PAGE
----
Pien Metaal, Mirella van Dun, Hugo Cabieses Cubas, Sebastian Scholl
31 December 2012
At the International Conference on Alternative Development (ICAD), held 15-16 November 2012 in Lima, the Peruvian Government continued to insist on the relevance of “Alternative Development (AD),” with particular emphasis on the so-called San Martín “miracle” or “model.” The model, started with the support of international cooperation, is proposed by Peru as a paradigm to be followed worldwide by regions and countries that also deal with problems associated with crops grown for illicit purposes.
At the International Conference on Alternative Development (ICAD), held in Lima from 14 to 16 November, the Peruvian Government supported by the UNODC claimed that currently in Peru the surface planted with alternative development crops is superior to the amount of coca, used for the production of cocaine. Allegedly, the 80 thousand hectares with cocoa and coffee have successfully replaced an illicit economy, or prevented it to establish itself.
In November 2011 I was invited by the Thai government to take part in an international delegation to develop a set of UN International Guiding Principles on Alternative Development. Our work began with a five-day journey along the Thai-Burma border to see first-hand the development programs that have been successful in virtually eliminating poppy production in that country. Over 100 government officials and experts from 28 countries visited the Thai “Royal Project,” which has research stations and development projects in five Northern provinces of the country.
This IDPC response to the United Nations Office on Drugs and Crime (UNODC)’s flagship publication, the World Drug Report, provides an overview of the data and topics presented in the Report and where appropriate, within the broader context of the current state of the UN drug control framework, offer a critical analysis of both.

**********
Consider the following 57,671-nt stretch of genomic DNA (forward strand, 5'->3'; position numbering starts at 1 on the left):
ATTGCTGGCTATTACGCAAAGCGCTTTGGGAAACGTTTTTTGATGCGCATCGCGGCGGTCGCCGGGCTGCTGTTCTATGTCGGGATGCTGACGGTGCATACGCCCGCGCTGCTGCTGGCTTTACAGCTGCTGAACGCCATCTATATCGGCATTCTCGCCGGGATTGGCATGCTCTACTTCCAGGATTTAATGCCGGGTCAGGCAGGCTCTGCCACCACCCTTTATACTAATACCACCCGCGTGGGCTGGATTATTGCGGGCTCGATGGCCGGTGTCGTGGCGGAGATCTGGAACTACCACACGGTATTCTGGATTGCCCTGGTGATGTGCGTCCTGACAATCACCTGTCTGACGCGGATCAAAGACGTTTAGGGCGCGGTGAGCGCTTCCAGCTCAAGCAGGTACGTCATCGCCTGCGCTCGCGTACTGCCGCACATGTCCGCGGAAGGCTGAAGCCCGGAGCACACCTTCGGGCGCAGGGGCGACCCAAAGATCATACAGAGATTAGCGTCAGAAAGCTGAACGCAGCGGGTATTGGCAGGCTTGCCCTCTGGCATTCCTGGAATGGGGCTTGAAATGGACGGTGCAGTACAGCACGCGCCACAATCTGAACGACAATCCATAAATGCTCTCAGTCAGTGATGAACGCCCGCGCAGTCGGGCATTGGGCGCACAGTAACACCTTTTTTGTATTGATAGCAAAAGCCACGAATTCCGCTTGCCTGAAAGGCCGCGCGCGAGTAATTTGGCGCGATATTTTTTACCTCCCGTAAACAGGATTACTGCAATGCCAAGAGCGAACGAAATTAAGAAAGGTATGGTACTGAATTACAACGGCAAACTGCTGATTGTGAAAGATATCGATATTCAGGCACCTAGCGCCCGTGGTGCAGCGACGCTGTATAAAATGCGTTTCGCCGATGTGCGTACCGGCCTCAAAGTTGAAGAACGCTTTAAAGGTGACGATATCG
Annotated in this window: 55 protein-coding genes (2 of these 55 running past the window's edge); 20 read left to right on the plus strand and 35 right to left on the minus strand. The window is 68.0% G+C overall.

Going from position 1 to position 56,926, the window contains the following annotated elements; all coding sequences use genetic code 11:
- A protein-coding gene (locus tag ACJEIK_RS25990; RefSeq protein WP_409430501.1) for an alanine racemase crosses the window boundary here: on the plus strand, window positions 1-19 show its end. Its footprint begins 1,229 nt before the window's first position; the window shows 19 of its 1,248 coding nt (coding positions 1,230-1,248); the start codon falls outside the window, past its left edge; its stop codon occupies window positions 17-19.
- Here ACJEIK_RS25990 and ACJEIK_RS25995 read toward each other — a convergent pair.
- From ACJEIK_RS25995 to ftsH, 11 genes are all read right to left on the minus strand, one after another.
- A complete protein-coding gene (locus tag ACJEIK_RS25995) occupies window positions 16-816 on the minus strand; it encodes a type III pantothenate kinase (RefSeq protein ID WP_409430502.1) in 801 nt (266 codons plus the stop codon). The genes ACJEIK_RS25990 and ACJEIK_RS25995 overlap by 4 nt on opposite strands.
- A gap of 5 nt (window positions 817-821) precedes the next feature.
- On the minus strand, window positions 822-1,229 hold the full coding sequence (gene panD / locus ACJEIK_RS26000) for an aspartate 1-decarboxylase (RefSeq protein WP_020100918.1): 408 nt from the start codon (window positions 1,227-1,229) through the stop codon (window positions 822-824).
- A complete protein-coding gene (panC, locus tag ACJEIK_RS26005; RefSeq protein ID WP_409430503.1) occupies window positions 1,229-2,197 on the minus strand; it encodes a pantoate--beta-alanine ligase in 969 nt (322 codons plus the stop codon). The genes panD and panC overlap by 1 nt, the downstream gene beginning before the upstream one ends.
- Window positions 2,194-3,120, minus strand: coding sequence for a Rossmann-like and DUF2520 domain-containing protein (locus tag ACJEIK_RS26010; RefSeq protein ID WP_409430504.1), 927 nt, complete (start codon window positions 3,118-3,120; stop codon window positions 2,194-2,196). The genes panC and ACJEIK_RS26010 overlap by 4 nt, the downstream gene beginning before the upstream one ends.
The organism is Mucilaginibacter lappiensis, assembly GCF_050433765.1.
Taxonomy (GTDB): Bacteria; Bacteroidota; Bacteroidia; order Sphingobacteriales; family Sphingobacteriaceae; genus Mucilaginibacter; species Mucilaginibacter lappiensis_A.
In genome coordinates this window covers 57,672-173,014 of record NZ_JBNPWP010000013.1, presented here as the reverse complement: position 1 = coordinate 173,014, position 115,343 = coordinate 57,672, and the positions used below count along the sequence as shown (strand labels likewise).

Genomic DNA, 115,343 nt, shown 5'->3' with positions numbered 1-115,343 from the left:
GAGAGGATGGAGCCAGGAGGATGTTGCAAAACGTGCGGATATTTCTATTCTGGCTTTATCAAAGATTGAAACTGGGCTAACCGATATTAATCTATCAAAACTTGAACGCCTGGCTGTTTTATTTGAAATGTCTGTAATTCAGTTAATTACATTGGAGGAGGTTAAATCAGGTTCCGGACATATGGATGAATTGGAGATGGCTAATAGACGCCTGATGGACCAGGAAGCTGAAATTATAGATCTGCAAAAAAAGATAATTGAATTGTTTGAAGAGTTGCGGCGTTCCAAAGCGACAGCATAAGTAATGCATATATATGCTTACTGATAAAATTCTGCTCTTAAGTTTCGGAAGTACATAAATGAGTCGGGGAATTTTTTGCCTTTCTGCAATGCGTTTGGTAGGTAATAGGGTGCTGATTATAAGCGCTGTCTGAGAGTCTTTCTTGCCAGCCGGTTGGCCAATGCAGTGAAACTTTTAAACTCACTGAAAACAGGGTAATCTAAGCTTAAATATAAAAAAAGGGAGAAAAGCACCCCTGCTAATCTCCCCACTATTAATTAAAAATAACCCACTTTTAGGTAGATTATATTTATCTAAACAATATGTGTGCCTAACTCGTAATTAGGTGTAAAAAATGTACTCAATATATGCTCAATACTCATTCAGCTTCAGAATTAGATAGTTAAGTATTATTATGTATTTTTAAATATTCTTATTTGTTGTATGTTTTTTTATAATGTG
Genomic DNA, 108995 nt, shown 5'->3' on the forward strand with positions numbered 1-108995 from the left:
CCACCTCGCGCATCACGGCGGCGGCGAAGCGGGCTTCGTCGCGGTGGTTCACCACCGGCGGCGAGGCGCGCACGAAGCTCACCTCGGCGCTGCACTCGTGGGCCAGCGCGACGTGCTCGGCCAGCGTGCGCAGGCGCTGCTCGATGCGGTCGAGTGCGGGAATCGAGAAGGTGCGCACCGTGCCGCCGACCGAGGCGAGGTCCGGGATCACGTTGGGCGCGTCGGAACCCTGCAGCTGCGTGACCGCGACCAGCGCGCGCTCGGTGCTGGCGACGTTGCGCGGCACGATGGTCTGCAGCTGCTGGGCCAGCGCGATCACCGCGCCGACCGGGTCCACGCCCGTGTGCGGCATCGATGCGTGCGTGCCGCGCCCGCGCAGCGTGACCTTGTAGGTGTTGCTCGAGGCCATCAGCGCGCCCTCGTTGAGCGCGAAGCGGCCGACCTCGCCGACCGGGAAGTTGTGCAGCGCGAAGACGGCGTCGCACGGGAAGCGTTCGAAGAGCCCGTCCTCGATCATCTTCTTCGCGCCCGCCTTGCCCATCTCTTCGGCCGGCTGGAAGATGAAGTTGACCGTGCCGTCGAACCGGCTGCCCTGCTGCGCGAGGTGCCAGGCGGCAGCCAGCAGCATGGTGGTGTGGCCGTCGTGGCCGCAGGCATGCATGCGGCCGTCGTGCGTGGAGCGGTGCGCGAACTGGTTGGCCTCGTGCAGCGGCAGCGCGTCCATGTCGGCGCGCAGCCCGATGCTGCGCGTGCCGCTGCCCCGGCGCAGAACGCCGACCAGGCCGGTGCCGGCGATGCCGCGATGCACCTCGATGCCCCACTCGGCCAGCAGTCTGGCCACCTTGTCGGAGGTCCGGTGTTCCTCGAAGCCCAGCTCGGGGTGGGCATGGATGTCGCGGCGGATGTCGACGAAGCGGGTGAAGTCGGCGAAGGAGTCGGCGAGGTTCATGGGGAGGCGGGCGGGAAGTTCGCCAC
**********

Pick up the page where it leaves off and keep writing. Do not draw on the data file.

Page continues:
Britain's funding of Iran's anti-drugs trafficking programmes has been called into question after a UN watchdog expressed alarm at a sharp rise in the number of narcotics smugglers executed in the Islamic state. A new report by Christof Heyns, the UN's special rapporteur on extrajudicial, summary or arbitrary executions, spells out concerns that the flow of overseas aid to Iran has been followed by an increase in hangings.
Since 1909 the international community has worked to eradicate the abuse of narcotics. A century on, the efforts are widely acknowledged to have failed, and worse, have spurred black market violence and human rights abuses. How did this drug control system arise, why has it proven so durable in the face of failure, and is there hope for reform?
Colombia, Mexico and Guatemala delivered a landmark declaration to the United Nations Secretary General calling on the organization to lead a debate on alternative approaches to the current war on drugs, though it is likely to fall on deaf ears. The statement, issued to Secretary General Ban Ki-moon on October 1, contains 11 points outlining the three countries’ views on the current state of organized crime and counternarcotics policy in the Americas (see declaration in English here, and in Spanish here).
It is increasingly clear that there is a fundamental lack of oversight of how international aid – provided by the US, Europe and the United Nations to poorer countries – is used to pursue anti-drug efforts. In this article Damon Barrett highlights some of the systematic human rights abuses this aid is facilitating.
The Alternative World Drug Report, launched to coincide with publication of the UN Office on Drugs and Crime’s 2012 World Drug Report, exposes the failure of governments and the UN to assess the extraordinary costs of pursuing a global war on drugs, and calls for UN member states to meaningfully count these costs and explore all the alternatives.